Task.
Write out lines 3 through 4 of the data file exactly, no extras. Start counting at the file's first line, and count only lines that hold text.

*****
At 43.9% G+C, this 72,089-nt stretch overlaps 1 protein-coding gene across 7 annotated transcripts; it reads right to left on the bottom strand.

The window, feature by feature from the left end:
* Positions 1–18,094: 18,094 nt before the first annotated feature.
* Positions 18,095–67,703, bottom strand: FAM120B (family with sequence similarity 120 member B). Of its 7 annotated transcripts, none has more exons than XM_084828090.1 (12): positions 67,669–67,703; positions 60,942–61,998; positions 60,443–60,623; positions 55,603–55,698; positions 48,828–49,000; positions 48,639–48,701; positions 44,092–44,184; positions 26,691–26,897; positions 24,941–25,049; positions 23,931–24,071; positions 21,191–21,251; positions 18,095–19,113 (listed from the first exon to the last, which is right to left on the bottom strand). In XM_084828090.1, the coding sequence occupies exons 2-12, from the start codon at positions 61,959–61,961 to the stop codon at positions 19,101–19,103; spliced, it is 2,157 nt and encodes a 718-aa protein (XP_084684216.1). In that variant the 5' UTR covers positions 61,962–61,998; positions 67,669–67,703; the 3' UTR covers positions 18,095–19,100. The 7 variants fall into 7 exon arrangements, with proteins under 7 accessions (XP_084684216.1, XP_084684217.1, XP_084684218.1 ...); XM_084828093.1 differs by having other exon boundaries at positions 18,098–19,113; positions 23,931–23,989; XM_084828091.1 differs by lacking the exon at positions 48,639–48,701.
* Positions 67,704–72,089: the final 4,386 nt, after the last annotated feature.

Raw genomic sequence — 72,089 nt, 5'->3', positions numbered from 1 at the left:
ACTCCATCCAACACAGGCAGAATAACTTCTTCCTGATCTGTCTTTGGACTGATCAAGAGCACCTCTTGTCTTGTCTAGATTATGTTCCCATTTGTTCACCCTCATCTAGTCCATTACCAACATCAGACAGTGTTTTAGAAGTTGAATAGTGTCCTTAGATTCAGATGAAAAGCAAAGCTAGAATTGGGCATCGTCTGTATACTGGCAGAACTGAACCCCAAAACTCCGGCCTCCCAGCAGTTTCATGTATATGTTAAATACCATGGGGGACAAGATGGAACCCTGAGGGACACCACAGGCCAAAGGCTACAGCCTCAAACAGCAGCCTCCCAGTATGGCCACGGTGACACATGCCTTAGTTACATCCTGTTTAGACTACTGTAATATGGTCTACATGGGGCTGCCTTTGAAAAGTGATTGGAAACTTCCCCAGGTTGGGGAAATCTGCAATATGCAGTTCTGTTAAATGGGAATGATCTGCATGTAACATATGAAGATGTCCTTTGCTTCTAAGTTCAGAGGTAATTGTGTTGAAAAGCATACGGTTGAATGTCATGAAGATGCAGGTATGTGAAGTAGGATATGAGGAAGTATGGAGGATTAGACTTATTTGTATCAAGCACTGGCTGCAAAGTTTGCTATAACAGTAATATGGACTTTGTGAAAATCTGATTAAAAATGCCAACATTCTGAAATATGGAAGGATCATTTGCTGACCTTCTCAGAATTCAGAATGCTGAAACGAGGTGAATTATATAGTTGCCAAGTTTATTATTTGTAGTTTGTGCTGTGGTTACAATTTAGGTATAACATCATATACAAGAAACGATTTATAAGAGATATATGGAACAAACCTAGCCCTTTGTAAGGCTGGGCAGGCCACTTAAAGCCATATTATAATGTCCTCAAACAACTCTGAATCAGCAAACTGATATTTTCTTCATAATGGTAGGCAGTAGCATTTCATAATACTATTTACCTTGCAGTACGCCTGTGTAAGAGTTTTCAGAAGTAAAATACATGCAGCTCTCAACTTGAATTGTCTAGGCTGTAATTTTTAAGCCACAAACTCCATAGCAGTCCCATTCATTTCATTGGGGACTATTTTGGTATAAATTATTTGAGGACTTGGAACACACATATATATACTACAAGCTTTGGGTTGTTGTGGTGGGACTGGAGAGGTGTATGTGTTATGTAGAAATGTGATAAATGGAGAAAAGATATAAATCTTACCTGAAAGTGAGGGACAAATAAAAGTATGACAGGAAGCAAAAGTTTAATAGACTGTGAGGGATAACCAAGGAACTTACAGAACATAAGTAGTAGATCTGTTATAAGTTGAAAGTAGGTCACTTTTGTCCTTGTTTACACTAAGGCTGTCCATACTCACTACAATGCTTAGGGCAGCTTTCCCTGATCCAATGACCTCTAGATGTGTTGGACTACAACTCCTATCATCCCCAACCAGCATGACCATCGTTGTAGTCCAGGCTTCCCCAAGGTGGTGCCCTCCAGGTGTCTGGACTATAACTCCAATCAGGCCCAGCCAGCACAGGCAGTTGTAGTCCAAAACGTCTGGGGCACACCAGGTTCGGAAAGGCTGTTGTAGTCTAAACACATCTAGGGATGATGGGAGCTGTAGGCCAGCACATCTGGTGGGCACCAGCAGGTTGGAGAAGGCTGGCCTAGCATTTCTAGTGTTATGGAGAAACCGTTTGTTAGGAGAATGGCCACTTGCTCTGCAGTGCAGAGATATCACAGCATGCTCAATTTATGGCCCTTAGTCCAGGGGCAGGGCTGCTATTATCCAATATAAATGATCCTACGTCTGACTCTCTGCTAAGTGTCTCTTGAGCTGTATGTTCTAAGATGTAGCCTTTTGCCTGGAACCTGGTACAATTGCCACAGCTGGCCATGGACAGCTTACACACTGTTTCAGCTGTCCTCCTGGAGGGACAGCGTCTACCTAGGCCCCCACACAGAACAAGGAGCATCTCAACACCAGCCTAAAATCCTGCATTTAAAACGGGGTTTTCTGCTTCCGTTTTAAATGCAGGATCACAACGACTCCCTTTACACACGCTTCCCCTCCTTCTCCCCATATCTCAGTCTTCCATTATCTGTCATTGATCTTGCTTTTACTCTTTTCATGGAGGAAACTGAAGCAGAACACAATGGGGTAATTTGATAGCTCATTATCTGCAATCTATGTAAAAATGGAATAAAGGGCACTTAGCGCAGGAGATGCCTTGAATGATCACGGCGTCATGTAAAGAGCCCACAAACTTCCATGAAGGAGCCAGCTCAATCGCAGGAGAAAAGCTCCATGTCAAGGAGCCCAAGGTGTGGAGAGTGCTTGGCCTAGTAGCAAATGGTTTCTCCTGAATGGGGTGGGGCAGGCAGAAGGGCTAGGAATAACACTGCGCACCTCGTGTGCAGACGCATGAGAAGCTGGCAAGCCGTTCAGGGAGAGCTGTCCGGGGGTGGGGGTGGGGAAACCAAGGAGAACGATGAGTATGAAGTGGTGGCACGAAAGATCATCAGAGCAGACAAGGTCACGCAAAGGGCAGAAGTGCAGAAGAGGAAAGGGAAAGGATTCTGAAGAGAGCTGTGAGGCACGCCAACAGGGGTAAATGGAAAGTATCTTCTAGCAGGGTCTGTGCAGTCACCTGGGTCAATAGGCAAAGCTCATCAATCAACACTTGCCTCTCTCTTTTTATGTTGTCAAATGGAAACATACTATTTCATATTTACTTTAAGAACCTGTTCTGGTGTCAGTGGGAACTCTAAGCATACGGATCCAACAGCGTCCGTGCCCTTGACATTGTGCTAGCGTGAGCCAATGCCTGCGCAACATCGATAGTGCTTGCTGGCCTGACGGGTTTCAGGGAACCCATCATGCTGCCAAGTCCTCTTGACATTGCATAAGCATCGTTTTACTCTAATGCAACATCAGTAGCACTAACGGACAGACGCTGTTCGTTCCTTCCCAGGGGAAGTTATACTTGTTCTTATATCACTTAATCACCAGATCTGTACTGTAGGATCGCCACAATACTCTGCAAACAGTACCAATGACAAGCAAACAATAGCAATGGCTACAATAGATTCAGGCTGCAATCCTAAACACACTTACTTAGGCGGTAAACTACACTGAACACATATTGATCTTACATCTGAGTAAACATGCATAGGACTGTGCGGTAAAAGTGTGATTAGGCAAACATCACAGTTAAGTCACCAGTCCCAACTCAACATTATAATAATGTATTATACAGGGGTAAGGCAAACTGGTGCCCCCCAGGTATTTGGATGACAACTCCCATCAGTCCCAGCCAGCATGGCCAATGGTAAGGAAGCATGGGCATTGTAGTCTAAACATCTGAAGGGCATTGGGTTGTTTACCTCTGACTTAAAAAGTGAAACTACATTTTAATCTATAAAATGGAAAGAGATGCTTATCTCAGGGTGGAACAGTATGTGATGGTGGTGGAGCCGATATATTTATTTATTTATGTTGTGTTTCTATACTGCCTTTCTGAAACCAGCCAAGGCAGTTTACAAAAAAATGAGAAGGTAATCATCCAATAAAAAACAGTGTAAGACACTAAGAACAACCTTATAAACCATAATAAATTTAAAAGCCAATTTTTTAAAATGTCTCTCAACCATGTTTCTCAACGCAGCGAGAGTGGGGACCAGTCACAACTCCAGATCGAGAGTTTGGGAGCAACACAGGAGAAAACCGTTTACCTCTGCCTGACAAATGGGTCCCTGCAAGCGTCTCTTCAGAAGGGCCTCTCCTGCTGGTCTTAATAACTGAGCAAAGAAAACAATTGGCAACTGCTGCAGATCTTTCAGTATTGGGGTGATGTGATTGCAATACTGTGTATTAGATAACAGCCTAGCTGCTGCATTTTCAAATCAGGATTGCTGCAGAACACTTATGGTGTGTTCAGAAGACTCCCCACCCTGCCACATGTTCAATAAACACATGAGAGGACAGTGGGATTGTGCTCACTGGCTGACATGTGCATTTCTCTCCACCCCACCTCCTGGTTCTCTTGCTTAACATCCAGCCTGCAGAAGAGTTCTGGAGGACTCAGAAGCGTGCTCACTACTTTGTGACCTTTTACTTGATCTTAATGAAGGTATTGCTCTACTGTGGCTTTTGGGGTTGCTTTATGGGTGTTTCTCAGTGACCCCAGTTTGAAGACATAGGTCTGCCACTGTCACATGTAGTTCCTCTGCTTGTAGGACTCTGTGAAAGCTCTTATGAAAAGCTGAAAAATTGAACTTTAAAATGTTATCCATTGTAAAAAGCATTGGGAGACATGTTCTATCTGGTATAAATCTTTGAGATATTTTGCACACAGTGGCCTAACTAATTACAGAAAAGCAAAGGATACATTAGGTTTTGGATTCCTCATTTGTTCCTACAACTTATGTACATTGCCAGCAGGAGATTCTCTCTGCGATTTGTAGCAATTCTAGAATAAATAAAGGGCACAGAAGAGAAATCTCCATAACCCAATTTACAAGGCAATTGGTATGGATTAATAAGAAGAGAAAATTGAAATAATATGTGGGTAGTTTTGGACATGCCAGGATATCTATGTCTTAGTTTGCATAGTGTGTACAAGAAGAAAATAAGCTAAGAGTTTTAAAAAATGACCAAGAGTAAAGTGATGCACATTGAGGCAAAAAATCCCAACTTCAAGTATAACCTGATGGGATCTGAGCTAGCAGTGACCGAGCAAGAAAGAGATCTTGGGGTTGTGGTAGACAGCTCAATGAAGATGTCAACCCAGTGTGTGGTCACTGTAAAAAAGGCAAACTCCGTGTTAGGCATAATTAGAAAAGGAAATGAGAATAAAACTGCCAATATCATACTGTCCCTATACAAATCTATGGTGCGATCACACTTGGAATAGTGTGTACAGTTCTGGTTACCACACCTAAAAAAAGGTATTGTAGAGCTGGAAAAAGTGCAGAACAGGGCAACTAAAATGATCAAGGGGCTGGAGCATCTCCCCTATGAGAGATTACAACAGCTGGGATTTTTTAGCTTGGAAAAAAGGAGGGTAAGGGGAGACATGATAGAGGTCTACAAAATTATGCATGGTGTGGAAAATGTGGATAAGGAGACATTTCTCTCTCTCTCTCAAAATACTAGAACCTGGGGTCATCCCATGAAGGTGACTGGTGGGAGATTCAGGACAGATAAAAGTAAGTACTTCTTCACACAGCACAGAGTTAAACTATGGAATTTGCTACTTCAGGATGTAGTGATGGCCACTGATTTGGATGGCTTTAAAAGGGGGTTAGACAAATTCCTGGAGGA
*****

* Positions 1–18,094: 18,094 nt before the first annotated feature.
* Positions 18,095–67,703, bottom strand: FAM120B (family with sequence similarity 120 member B). Of its 7 annotated transcripts, none has more exons than XM_084828090.1 (12): positions 67,669–67,703; positions 60,942–61,998; positions 60,443–60,623; positions 55,603–55,698; positions 48,828–49,000; positions 48,639–48,701; positions 44,092–44,184; positions 26,691–26,897; positions 24,941–25,049; positions 23,931–24,071; positions 21,191–21,251; positions 18,095–19,113 (listed from the first exon to the last, which is right to left on the bottom strand). In XM_084828090.1, the coding sequence occupies exons 2-12, from the start codon at positions 61,959–61,961 to the stop codon at positions 19,101–19,103; spliced, it is 2,157 nt and encodes a 718-aa protein (XP_084684216.1). In that variant the 5' UTR covers positions 61,962–61,998; positions 67,669–67,703; the 3' UTR covers positions 18,095–19,100. The 7 variants fall into 7 exon arrangements, with proteins under 7 accessions (XP_084684216.1, XP_084684217.1, XP_084684218.1 ...); XM_084828093.1 differs by having other exon boundaries at positions 18,098–19,113; positions 23,931–23,989; XM_084828091.1 differs by lacking the exon at positions 48,639–48,701.